COLUMBIA, S.C. (AP) — Alex Murdaugh may be serving a life sentence for killing his wife and son, but the legal system is far from done with him.
As he sat in his South Carolina prison cell this week, Murdaugh’s lawyers dealt with large financial claims against him.
They told an insurer looking to force him to repay $3.4 million it awarded in a wrongful death settlement over Murdaugh's housekeeper that he lied about the circumstances of her death. Murdaugh's first version of events was designed to force the insurer to pay, the lawyers said. The imprisoned Murdaugh now says he doesn't remember the events of five years ago.
Meanwhile, Jim Griffin, who helped lead the defense in the murder case, is asking Judge Daniel Hall to release an additional $160,000 from Murdaugh's retirement account to pay for his appeal of his life sentence because the six-week trial exhausted the $600,000 they were initially given.
Murdaugh, 54, was convicted in March. Prosecutors said he stole millions of dollars and found himself teetering on financial disaster, which led him to shoot to death his 22-year-old son, Paul, and 52-year-old wife, Maggie, at their Colleton County home.
Also pending against Murdaugh is a lawsuit filed by the family of Mallory Beach. They say she was killed when Paul Murdaugh drove a boat into a bridge piling while he was drunk in 2019. Her family sued the Murdaughs and the owner of the convenience store that sold the underage Paul the beer.
According to media reports, Greg Parker's lawyer argued Wednesday that he and his stores should be dismissed from the lawsuit because Paul Murdaugh had a duplicate of his older brother's driver's license and the clerk did quickly glance at it. Parker also showed footage from a Netflix documentary that showed Paul's friends discussing how he liked drinking when driving the boat and that Beach knew the risk when she hung out with them.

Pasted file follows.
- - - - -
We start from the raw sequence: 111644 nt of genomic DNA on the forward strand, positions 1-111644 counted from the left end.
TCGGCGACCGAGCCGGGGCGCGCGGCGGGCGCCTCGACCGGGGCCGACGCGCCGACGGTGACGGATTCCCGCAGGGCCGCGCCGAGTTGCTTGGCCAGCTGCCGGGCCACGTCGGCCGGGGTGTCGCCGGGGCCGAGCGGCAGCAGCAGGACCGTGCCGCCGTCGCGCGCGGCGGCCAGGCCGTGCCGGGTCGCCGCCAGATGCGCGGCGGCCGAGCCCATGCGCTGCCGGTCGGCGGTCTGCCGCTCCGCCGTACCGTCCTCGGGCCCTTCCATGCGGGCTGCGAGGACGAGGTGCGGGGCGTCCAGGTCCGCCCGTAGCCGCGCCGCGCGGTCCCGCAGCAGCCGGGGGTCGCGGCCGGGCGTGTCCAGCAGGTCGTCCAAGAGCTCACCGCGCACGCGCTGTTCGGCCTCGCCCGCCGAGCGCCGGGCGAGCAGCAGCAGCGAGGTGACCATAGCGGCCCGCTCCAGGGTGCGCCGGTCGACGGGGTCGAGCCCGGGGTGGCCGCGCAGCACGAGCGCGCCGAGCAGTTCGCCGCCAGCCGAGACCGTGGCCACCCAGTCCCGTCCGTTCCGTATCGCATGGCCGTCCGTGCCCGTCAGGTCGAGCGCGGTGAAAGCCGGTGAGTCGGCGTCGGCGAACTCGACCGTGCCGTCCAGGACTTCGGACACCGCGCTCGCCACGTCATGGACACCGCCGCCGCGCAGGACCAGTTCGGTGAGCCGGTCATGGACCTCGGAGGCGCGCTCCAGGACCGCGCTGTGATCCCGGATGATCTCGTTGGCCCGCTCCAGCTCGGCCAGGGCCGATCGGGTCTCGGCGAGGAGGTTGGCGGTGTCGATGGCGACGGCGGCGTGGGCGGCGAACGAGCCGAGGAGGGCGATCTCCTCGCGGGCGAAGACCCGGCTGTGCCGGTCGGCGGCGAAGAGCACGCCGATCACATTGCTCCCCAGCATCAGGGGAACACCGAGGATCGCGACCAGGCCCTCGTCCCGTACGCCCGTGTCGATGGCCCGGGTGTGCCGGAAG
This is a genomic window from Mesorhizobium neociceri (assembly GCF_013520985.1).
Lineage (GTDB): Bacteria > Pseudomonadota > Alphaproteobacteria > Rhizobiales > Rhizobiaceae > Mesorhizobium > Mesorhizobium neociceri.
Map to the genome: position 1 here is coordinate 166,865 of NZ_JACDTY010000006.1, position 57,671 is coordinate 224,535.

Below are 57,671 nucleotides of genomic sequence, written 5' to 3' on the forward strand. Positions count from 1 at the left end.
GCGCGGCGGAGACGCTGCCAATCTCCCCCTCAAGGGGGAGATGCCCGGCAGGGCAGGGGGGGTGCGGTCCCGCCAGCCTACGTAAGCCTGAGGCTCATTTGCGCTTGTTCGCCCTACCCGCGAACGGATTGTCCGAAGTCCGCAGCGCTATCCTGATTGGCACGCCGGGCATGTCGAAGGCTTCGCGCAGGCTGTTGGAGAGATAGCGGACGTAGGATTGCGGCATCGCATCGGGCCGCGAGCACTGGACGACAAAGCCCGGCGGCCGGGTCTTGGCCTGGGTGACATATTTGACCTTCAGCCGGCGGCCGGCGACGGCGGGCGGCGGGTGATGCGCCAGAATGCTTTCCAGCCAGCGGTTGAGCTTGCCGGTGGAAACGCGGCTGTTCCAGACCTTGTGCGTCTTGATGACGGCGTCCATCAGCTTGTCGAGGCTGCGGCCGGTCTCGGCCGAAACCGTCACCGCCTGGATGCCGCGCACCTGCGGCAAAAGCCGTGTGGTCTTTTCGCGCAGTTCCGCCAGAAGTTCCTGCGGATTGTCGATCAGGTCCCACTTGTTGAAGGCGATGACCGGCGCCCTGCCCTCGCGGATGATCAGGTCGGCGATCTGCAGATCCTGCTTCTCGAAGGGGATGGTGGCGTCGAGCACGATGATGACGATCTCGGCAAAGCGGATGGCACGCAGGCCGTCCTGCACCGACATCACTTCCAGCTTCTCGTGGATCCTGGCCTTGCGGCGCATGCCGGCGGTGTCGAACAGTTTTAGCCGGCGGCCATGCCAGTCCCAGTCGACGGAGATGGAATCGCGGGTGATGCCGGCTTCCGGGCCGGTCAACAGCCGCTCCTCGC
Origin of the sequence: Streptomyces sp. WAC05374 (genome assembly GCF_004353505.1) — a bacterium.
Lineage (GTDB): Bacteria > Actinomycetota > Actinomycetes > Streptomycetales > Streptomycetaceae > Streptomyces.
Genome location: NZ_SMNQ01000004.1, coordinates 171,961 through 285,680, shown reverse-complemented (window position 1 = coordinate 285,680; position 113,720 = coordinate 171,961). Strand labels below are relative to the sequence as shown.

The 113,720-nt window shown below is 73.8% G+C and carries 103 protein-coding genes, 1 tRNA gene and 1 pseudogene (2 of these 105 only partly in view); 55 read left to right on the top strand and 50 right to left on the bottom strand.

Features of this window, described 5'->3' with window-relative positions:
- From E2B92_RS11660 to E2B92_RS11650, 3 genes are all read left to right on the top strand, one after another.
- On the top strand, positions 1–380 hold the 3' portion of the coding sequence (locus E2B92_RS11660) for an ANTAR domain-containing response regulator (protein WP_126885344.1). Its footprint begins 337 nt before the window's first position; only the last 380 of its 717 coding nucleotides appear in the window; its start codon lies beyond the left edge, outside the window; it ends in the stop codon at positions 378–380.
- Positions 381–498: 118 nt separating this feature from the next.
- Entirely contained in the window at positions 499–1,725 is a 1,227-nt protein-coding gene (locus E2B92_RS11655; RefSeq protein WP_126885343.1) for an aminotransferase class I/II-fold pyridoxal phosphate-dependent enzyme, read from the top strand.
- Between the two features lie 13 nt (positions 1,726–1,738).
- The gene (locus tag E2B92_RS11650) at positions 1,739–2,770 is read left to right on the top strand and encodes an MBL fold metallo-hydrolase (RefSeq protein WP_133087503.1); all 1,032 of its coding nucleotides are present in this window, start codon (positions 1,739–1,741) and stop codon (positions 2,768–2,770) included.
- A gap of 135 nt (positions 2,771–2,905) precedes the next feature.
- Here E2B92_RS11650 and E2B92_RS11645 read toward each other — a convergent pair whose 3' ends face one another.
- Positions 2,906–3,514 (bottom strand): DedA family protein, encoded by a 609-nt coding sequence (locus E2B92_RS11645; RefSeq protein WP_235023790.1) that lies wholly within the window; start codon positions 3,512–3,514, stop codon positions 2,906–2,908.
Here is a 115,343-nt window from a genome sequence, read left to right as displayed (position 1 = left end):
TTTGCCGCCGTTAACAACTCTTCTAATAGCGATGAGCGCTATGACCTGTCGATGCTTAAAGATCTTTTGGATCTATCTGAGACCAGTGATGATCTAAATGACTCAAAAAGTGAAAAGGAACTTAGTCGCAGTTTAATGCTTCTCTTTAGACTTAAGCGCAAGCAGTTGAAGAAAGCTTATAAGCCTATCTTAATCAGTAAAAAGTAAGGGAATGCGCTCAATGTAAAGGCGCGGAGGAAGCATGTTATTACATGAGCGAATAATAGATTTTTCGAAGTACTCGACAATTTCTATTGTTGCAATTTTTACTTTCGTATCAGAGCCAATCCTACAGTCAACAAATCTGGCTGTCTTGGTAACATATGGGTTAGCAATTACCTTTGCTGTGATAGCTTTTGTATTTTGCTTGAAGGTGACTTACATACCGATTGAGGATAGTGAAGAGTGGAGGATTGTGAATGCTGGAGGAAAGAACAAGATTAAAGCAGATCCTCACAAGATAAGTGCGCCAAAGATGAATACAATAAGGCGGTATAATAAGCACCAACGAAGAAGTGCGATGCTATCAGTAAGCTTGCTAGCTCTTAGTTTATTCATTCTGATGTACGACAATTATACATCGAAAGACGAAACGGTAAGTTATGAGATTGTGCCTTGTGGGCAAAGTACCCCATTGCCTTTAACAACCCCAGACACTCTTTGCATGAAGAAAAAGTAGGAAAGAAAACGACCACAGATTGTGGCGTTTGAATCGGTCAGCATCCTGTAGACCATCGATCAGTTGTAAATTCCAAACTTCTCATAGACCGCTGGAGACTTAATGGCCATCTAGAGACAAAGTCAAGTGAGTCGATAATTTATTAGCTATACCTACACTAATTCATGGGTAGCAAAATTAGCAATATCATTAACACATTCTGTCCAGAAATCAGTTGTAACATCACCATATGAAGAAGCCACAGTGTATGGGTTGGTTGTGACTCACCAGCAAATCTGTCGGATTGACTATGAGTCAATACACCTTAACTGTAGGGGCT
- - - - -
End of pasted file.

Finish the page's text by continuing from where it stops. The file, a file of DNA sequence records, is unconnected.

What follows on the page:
Almost all of Murdaugh's assets are frozen as courts sift through claims from the clients whom he allegedly stole from and others who have sued. But he was allowed to pay his attorneys though $600,000 out of his 401K retirement account since that money was legitimately earned.
The officials appointed to control Murdaugh's money are against giving his lawyers more. But Griffin said the six-week murder trial was more complex and longer than expected.
Murdaugh's lawyers are also fighting a lawsuit against him filed by Nautilus Insurance Co., which paid out nearly $4 million to settle claims in the aftermath of the death of his longtime housekeeper, Gloria Satterfield.
Satterfield's family said they never received the money. Eric Bland, the family's attorney, said Murdaugh never told them about the settlement and pocketed the money after convincing Satterfield's sons to use a lawyer as their representative who was a family friend. Nautilus is suing in federal court to get the money back.
Murdaugh's lawyers suggested Nautilus take legal action against Satterfield's family members, saying they collected more than $7 million in settlements and other fees. However, Bland said Nautilus has no claim against the family because they didn't receive the insurance money.
Its investigators should have looked more thoroughly into Murdaugh's account of Satterfield's death — which changed recently — before paying, Bland said. Murdaugh previously said Satterfield died in a fall but now says he doesn't remember.
“This is nothing but noise,” Bland said. “Just gutless people trying to continue to victimize Gloria’s siblings and children.”
Murdaugh is awaiting trial on over 100 other criminal charges, including insurance fraud for trying to arrange his own death and money laundering. He also is charged with tax evasion. From 2011 to 2021, Murdaugh made about $16 million as a lawyer, while stealing about $9 million from his law firm, settlement money for clients and other places, according to indictments.
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